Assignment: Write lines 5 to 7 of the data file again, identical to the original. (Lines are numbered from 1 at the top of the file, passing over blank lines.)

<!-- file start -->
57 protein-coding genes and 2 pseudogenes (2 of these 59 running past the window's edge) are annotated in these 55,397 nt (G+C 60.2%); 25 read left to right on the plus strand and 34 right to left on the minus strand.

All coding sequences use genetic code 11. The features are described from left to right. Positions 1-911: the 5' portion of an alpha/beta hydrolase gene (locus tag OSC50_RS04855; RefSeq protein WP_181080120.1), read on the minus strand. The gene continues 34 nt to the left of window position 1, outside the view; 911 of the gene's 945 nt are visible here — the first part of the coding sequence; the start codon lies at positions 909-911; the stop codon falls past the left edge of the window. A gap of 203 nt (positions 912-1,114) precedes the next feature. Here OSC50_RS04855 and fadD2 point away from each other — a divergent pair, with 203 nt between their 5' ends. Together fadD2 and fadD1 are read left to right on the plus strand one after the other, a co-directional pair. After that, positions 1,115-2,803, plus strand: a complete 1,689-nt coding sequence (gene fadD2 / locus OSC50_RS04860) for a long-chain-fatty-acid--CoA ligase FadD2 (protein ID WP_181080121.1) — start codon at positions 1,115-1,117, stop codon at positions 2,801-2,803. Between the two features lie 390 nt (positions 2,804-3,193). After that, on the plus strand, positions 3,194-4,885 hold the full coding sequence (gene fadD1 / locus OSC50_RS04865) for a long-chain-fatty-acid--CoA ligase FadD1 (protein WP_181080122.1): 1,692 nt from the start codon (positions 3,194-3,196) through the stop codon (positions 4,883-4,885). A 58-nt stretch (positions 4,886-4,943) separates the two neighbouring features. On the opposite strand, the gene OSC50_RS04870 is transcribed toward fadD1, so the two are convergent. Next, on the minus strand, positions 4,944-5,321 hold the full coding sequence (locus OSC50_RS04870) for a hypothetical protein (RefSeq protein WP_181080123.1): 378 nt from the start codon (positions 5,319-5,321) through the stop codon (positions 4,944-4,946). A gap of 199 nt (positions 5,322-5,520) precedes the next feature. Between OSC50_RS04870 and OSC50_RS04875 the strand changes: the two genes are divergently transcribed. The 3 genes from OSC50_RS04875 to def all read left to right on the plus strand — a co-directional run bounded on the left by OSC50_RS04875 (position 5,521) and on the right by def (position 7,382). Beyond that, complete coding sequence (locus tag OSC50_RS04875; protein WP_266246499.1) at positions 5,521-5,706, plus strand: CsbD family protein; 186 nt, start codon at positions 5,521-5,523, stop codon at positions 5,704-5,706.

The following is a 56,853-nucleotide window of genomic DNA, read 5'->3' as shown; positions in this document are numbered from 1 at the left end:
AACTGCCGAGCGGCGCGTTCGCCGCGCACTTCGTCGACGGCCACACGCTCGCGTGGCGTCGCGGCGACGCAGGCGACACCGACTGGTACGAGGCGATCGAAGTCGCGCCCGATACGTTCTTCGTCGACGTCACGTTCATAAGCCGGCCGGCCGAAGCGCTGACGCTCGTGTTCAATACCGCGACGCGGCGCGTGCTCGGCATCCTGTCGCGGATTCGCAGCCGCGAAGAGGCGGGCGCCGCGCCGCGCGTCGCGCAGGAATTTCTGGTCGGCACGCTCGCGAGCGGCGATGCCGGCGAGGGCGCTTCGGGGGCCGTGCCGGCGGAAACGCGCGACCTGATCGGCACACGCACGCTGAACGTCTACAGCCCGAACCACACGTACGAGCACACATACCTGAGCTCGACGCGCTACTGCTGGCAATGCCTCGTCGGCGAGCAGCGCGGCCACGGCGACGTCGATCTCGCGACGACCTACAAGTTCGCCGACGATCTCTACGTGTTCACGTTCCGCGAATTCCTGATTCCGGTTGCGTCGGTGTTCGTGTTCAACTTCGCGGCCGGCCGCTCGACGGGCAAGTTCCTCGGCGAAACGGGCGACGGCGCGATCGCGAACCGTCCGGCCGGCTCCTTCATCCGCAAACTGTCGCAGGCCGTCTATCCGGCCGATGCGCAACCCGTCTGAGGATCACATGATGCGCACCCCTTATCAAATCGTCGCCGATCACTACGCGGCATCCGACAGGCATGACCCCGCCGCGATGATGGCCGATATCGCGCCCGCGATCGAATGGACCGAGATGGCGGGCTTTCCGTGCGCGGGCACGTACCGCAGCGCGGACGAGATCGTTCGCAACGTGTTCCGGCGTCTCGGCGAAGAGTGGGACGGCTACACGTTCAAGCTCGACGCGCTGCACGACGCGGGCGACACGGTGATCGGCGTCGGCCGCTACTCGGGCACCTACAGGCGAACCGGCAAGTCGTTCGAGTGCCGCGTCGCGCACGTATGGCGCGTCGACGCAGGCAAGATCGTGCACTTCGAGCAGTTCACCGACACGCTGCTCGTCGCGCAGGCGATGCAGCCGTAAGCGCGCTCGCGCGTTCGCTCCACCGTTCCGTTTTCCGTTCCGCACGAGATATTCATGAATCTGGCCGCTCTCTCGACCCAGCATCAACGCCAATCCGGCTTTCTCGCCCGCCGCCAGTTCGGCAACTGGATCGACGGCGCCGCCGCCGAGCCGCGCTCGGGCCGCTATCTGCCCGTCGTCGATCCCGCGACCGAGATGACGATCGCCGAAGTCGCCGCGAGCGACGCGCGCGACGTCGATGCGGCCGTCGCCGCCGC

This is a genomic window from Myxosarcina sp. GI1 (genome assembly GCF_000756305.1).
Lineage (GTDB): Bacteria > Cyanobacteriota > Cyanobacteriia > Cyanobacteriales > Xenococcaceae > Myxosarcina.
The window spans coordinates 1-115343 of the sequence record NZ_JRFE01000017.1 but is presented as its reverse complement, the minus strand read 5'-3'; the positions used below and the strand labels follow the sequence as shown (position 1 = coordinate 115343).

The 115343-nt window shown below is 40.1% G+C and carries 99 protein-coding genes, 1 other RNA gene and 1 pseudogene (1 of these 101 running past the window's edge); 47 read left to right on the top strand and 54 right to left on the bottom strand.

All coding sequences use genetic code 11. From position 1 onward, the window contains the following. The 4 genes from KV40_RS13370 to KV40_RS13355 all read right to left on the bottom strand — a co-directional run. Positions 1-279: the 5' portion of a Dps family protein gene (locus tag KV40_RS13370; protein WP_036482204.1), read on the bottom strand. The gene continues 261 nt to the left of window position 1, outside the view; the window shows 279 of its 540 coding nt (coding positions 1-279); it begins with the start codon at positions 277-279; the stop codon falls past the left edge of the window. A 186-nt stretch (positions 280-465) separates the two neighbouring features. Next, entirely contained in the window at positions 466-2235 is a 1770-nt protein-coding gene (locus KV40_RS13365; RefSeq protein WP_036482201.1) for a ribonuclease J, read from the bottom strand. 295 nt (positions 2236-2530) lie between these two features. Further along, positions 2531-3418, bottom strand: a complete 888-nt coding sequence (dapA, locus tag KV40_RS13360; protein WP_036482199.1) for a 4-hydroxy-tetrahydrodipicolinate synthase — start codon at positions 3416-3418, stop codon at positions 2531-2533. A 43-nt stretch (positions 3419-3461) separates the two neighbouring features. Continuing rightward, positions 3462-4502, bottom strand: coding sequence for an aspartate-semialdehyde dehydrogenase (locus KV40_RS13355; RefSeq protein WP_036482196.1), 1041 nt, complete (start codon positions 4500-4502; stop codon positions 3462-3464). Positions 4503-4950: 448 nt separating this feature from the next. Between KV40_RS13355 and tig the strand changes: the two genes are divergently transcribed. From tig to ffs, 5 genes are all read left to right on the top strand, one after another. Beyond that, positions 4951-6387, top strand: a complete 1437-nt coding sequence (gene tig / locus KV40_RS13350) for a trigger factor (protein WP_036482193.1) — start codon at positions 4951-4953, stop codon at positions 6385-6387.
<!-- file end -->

This is a genomic window from Myxosarcina sp. GI1 (genome assembly GCF_000756305.1).
Lineage (GTDB): Bacteria > Cyanobacteriota > Cyanobacteriia > Cyanobacteriales > Xenococcaceae > Myxosarcina.
The window spans coordinates 1-115343 of the sequence record NZ_JRFE01000017.1 but is presented as its reverse complement, the minus strand read 5'-3'; the positions used below and the strand labels follow the sequence as shown (position 1 = coordinate 115343).